Even emerging markets bond funds are proving resilient, with the iShares J.P. Morgan USD Emerging Markets Bond ETF (EMB) taking in over $1 billion this quarter.
"That is a surprise," said Nick Colas, co-founder of DataTrek Research. He said that retail investors may be holding on to EM bonds because the payouts remain high, and a time when the search for yield has led investors to riskier assets. While EMB is down roughly 6 percent this year on a price basis, it is yielding 4.7 percent. EMB has not cut its payout (44 cents paid on 8/1). "In my experience, retail investors generally do not sell fixed-income funds until payouts get cut. Capital gain/loss is less important to them. We'll see if that holds true with further losses," Colas said.
There is reason to worry. Even though most developing countries are not as fragile as Turkey and Argentina, the dollar this year has risen against all major emerging markets currencies, except the Mexican peso, and the trend may continue with the booming U.S. economy and rising interest rates in the United States, according to Neena Mishra, director of ETF research at Zacks Investment Research.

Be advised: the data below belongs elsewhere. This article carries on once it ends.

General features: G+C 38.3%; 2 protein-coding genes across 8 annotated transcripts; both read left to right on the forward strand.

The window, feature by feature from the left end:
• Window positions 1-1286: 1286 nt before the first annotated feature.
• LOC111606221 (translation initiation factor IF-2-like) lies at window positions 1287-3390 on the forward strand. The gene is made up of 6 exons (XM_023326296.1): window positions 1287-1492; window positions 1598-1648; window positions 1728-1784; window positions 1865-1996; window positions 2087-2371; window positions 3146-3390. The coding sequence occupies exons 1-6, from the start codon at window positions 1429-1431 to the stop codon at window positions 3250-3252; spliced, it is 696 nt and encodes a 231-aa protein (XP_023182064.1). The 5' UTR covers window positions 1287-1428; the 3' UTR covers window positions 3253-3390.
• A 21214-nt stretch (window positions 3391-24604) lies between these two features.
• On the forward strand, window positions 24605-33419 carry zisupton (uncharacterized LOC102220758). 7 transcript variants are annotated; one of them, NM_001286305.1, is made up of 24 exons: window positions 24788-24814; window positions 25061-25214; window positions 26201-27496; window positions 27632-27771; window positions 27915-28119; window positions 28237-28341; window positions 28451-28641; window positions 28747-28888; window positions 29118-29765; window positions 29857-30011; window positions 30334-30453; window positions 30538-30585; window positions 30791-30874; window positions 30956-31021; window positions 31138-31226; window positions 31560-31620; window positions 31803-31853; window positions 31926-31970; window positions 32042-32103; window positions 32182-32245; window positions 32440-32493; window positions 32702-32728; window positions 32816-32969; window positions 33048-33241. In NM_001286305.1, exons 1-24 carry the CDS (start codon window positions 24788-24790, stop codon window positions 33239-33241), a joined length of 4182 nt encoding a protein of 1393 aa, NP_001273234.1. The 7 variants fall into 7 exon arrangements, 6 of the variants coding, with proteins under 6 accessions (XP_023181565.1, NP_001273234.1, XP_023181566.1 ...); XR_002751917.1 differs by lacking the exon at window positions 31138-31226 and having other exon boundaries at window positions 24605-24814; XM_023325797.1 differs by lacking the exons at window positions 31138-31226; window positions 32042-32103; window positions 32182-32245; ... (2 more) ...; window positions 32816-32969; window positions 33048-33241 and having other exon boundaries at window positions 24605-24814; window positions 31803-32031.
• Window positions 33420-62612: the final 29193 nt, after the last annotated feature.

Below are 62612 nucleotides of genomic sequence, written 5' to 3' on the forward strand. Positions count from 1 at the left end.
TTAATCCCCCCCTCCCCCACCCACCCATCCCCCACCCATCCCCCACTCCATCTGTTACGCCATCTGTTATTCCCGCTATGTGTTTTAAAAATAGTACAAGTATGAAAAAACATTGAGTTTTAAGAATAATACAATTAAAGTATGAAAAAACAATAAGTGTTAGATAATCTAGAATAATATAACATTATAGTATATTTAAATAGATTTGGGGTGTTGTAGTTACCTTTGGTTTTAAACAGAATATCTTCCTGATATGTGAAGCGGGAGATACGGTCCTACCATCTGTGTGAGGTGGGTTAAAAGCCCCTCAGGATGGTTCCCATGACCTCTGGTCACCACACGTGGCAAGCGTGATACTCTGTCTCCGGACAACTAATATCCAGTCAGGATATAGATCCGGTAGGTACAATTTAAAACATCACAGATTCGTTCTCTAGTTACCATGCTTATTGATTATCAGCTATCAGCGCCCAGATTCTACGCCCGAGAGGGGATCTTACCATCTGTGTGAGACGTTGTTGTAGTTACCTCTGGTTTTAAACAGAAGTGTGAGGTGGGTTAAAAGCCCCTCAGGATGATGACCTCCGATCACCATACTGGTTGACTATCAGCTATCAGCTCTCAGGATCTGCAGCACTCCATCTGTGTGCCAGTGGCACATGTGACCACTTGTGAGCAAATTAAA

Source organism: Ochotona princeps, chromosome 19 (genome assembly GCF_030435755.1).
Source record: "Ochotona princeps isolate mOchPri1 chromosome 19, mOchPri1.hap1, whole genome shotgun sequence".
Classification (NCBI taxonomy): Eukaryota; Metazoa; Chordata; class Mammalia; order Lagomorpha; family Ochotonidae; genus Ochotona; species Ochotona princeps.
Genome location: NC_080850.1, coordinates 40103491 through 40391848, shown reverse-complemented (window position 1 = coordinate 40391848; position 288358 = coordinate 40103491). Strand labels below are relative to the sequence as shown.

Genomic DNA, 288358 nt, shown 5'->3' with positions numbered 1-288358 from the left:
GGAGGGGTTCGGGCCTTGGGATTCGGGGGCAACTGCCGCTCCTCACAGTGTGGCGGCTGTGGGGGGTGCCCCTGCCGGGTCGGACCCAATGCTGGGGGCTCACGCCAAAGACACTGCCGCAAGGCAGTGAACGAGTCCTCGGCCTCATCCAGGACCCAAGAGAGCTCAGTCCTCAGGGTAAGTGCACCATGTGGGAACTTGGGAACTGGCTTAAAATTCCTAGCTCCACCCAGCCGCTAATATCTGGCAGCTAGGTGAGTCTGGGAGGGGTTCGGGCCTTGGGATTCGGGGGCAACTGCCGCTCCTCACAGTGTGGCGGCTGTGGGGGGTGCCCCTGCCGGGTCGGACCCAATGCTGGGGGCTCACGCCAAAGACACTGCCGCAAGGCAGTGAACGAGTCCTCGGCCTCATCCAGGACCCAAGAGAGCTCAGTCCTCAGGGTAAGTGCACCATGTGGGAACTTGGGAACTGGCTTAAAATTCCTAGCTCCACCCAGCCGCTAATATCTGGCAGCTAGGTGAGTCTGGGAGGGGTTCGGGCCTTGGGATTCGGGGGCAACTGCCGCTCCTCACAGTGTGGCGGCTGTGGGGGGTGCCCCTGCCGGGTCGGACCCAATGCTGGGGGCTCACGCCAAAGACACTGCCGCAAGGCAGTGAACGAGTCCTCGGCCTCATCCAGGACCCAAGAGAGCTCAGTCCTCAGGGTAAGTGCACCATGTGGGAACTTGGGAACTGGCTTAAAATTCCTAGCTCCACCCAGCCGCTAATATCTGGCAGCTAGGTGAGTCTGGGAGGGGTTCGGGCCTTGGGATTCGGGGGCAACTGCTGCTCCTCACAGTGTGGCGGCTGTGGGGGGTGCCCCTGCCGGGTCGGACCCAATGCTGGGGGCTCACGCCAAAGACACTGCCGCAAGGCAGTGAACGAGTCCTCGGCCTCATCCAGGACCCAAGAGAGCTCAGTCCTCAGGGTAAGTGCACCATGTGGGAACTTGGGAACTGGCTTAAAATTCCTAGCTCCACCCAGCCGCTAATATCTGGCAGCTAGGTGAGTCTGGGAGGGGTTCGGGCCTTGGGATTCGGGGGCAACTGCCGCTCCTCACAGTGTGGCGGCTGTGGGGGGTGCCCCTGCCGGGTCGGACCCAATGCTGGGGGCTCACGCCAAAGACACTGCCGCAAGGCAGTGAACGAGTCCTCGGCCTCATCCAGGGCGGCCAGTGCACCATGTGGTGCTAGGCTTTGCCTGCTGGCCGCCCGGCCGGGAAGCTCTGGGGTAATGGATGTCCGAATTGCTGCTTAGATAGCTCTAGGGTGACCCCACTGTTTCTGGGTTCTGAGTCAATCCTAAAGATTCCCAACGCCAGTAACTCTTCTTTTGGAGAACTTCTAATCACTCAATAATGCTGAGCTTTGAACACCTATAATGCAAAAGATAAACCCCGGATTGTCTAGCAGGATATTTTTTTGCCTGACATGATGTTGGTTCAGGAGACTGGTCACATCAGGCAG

"Most advisors recommend some allocation to emerging markets in core portfolios, and so we may not see a big exodus from broad EM ETFs. Countries that accumulated too much dollar-denominated debt remain most vulnerable in the shorter term, but investors remain positive on the long-term growth story of the group," Mishra said.
Many assets in emerging markets ETFs are placed by financial advisors and represent only a small — typically less than 10 percent — part of a client's overall equity allocation. Financial advisors making long-term allocations for clients aren't about to run.